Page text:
Monthly Archives: December 2014

Evangelism and Education in Chajul

The Presbyterian church keeps broadening and deepening its outreach in the lofty municipality of Chajul, Quiché, as I saw this week with a team from Guatemala City’s Iglesia Presbiteriana Central (Central Presbyterian Church). Six from Central’s youth group conducted Bible school for 150 energetic kids, and two elders led a leadership workshop. Meanwhile, Pastor Jenner Miranda and I focused on visiting several surrounding Ixil villages where a number of isolated congregations are eager to unite with the wider connection and solid doctrines provided by Presbyterianism.  DSC02249

Our first stop was a congregation in Juil, a village about an hour from Chajul. They became Presbyterian last September, and subsequently were evicted from their building by the unhappy landowner. Quickly the Chajul church came to the rescue, dismantling their old facility at Pastor Miguel’s front yard and hauling the materials to Juil. We joined in a thanksgiving service for their new building, which is nicer now than before and on property they’re purchasing. (See photo)

Next we headed to the village of Visiquichum, another hour away, where a small, independent church applied to join the Presbyterian fold. We had a friendly discussion with its leadership, explaining steps in the admission process, distributing booklets about Presbyterian identity and governance, and breaking bread together. (See photo) DSC02251By then it was 9:00 PM, and we still had to go to the town of Chel, another two hours distance.

Travel on Guatemala’s back roads often turns into a madcap adventure, and that’s what happened in this case. The night was cold and wet, the gravel road rutted and slippery, and our van was likely to get stuck. Given these conditions, plans changed. A 4WD pickup was sent from Chel for Jenner and me, while Central’s elders returned to Chajul in the van. After a long delay with the pickup, news reached us that halfway to Chel an overturned road grader was blocking the highway. The Visiquichum church leaders fetched two motorcycles to transport Jenner and me. We sped through the rain to the accident scene, waited while two bulldozers maneuvered the grader onto a flatbed truck, and finally found our waiting pickup. By God’s grace, we finally arrived at about 11:30 PM.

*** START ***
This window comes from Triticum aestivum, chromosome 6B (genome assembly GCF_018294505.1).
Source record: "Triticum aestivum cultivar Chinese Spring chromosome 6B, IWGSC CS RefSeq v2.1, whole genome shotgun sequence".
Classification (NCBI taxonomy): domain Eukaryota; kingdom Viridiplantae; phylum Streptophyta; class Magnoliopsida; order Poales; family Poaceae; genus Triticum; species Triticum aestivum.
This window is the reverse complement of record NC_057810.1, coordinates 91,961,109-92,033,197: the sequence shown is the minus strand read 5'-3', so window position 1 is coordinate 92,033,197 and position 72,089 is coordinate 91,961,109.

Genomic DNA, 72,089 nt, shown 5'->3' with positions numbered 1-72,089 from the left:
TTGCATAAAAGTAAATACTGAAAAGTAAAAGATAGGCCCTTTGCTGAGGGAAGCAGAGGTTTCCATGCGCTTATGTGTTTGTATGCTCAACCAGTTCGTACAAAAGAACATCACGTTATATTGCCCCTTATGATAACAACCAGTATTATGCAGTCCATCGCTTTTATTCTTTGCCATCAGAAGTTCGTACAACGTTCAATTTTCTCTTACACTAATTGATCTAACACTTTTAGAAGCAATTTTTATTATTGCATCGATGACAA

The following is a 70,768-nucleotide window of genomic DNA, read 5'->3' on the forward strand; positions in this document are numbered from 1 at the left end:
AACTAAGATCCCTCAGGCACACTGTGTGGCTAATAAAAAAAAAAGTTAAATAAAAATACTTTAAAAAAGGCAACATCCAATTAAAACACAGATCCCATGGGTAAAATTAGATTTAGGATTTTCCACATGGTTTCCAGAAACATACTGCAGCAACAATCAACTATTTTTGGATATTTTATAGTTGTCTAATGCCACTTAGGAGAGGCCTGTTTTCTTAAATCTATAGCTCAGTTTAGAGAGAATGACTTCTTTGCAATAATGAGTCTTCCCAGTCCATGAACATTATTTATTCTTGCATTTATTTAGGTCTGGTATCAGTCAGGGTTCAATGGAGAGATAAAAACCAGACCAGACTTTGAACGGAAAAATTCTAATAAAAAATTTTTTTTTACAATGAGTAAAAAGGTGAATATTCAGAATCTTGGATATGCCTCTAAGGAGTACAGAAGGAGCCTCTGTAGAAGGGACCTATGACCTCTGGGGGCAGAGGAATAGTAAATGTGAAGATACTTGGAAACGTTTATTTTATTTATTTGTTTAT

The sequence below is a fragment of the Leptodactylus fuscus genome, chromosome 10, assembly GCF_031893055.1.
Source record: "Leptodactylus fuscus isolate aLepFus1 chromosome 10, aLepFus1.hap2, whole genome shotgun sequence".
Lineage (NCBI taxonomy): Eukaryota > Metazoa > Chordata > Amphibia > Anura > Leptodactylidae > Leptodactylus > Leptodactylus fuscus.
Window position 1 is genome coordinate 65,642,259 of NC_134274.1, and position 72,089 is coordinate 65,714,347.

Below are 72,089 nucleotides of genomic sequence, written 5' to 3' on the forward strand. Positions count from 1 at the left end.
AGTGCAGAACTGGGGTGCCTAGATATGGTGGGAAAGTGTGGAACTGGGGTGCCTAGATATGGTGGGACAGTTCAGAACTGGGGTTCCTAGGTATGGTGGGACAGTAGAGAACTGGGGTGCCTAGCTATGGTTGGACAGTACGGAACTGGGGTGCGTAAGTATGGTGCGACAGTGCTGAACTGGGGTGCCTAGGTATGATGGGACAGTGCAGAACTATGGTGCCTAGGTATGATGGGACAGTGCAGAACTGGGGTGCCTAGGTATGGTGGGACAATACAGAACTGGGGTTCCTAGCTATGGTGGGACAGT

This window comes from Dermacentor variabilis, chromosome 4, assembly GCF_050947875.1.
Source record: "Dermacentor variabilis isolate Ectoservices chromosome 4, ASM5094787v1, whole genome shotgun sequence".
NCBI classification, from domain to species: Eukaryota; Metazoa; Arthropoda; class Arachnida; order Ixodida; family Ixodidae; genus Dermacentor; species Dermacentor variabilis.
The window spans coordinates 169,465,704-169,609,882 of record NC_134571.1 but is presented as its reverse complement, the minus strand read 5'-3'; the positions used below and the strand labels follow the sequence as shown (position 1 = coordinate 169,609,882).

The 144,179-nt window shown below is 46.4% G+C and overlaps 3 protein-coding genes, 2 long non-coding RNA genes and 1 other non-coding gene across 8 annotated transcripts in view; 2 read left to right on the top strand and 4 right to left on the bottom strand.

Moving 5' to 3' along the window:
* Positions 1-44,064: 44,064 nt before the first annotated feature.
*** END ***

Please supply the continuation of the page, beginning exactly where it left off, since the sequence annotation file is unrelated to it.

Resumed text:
Once in Chel, we discovered not one, but two churches seeking Presbyterian affiliation. The first was a Pentecostal church called Betania. We held a late-night talk with its pastor and elders, and offered middle scDSC02254hool scholarships to the Pastor Cipriano’s two daughters. (See photo) After midnight, Jenner and I were taken to the town’s only hotel (lamentably the kind with badly-stained walls and leaky bathroom down the hall). Neither of us were prepared with overnight bags, but we made do and were grateful for the rest. In the morning we went to the second church, called Puertas Abiertas (Open Doors). Pastor Pedro and his congregation had in mind a full day of meetings, worship and meals to celebrate becoming Presbyterian. Unfortunately, Chel’s only bus was scheduled to leave at 11:00 AM, so we only had time for the reception ceremony. Further festivities and training will have to wait till next year. (See photo of congregation)DSC02258-001

Back in Chajul that evening, we assembled a group of excited Presbyterian students and their parents to confirm educational opportunities for them. Due to the generosity of partner Williamsburg (VA) Presbyterian Church, eight students, plus the two from Chel, were awarded middle school scholarships. As part of WPC’s commitment to education, they’re also sponsoring a learning center and after-school tutoring program at the Chajul church. Another three students will enroll at the La Patria Norte School in Cobán to pursue secondary degrees, thanks to scholarships from the school as well as WPC for covering room and board expenses for these students. (See their photo)DSC02267